Difference between revisions of "FTC vs Amway"

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(New page: 93 F.T.C. 618 IN THE MATTER OF AMWAY CORPORATION, INC., ET AL. FINAL ORDER, OPINION, ETC., IN REGARD TO ALLEGED VIOLATION OF THE FEDERAL TRADE COMMISSION ACT Docket 9...)
 
 
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    93 F.T.C. 618
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<center>''IN THE MATTER OF''
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'''AMWAY CORPORATION, INC., ET AL.'''<br>
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''FINAL ORDER, OPINION, ETC., IN REGARD TO ALLEGED VIOLATION OF THE FEDERAL TRADE COMMISSION ACT''<br>
  
    IN THE MATTER OF
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Docket 9023. Complaint, March 25, 1975 - Final Order, May 8, 1979</center>
    AMWAY CORPORATION, INC., ET AL.
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    FINAL ORDER, OPINION, ETC., IN REGARD TO ALLEGED VIOLATION OF THE FEDERAL TRADE COMMISSION ACT
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    Docket 9023.
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This order, among things, requires two Michigan corporations engaged in the door­to­door marketing of various household products, and two corporate officers, to cease allocating customers among their distributors; fixing wholesale and retail prices for their products; taking retaliatory action against recalcitrants; and disseminating price­listing data which fail to advise that price adherence is not obligatory. Respondents are additionally prohibited from misrepresenting potential earnings and other relevants to prospective distributors.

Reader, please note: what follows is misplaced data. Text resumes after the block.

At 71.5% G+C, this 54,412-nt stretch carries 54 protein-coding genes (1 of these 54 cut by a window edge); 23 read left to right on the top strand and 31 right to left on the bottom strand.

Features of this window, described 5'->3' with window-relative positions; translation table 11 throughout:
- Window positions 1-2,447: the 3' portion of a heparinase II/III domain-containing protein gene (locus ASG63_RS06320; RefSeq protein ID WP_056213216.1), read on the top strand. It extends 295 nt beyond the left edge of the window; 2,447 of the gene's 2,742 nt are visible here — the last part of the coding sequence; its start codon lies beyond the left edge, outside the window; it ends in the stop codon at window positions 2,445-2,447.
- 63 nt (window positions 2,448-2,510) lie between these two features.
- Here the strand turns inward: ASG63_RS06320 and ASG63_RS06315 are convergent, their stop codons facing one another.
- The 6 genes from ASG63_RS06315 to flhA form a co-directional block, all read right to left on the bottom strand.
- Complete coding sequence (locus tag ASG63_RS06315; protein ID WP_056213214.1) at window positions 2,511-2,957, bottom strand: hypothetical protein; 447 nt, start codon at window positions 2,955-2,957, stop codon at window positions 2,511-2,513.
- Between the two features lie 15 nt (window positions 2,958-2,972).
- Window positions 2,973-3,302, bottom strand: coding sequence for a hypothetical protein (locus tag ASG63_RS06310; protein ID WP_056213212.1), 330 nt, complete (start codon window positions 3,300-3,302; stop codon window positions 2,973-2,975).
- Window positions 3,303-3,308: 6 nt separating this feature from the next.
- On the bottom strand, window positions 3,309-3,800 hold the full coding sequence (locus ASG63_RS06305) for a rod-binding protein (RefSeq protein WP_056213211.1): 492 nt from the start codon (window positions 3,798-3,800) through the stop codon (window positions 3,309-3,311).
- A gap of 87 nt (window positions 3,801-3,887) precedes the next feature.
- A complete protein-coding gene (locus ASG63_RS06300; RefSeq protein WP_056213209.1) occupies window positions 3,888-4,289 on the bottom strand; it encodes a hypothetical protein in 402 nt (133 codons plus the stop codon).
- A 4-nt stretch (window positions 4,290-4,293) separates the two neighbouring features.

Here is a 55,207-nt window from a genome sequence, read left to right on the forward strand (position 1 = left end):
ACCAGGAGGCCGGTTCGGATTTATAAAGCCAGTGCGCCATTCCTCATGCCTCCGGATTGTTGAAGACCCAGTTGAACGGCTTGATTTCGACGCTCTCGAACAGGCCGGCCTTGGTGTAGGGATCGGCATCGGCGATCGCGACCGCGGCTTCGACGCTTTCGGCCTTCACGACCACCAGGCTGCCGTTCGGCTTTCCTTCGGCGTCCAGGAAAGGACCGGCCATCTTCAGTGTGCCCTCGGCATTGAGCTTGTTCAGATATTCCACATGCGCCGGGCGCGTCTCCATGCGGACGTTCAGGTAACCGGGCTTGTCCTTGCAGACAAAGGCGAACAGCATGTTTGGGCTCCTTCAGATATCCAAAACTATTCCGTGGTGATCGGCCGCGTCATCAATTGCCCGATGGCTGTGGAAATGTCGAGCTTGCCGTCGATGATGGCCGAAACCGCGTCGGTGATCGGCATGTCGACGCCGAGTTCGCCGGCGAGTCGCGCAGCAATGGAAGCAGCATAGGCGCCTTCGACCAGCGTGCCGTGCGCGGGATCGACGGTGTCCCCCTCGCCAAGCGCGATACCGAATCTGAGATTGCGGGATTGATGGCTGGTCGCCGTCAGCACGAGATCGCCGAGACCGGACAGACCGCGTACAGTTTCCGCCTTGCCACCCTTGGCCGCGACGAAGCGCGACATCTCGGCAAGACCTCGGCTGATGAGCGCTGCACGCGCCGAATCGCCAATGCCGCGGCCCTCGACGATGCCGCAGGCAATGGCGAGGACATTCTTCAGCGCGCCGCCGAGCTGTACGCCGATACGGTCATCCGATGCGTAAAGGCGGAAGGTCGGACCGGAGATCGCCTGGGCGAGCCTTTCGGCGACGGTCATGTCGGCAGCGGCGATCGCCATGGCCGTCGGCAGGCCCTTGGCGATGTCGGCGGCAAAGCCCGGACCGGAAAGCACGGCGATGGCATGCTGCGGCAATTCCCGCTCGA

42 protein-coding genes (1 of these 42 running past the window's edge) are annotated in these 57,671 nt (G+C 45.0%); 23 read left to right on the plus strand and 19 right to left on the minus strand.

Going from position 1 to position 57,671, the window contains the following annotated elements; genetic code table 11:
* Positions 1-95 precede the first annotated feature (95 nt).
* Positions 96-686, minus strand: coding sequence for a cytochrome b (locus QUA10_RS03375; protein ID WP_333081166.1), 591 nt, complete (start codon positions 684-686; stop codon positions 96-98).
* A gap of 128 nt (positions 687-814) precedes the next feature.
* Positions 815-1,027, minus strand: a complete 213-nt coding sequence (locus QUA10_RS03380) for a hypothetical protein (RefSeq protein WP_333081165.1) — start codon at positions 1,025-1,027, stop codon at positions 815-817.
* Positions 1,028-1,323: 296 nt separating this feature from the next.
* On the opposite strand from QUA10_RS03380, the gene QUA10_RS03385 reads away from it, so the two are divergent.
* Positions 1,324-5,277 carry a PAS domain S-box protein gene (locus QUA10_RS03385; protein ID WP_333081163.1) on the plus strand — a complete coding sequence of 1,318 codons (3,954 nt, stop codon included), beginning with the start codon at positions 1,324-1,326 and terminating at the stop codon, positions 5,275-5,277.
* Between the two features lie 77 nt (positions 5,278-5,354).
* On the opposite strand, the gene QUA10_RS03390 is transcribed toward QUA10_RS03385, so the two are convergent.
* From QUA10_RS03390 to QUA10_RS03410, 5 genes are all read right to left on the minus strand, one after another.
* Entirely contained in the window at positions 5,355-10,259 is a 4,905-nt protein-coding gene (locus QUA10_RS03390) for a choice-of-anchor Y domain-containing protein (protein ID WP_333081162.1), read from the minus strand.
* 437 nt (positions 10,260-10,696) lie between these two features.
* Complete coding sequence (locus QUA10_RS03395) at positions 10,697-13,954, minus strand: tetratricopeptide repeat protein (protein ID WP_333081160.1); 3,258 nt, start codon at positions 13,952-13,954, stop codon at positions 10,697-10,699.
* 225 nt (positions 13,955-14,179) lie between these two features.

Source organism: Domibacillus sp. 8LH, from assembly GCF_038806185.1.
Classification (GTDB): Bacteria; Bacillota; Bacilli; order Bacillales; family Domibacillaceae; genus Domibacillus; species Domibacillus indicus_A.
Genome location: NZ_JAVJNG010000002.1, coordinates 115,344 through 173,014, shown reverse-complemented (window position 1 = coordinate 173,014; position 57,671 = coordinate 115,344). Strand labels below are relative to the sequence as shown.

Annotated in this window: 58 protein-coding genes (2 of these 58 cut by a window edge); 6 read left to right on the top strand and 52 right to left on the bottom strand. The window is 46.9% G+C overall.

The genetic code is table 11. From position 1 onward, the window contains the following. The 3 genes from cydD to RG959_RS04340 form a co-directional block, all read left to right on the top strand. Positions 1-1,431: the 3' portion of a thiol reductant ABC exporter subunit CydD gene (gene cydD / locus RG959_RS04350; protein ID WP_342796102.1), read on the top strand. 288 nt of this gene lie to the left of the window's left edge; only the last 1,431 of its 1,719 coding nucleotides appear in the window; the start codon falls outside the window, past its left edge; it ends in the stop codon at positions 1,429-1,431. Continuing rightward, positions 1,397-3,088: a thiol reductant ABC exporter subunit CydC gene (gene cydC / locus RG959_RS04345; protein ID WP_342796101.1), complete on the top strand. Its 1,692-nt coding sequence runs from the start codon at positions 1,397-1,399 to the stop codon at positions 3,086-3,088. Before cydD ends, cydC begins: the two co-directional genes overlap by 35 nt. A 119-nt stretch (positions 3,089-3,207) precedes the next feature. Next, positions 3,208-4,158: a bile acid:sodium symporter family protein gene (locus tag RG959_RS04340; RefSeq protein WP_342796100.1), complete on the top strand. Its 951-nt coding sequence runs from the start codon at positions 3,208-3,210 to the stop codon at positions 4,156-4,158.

Complaint, March 25, 1975
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''Appearances''
  
    Final Order, May 8, 1979
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For the Commission: Joseph S. Brownman, D. Stuart Cameron, Mary Lou Steptoe, B. Milele Archibald and Michael Goldenberg.
  
    This order, among things, requires two Michigan corporations engaged in the door­to­door marketing of various household products, and two corporate officers, to cease allocating customers among their distributors; fixing wholesale and retail prices for their products; taking retaliatory action against recalcitrants; and disseminating price­listing data which fail to advise that price adherence is not obligatory. Respondents are additionally prohibited from misrepresenting potential earnings and other relevants to prospective distributors.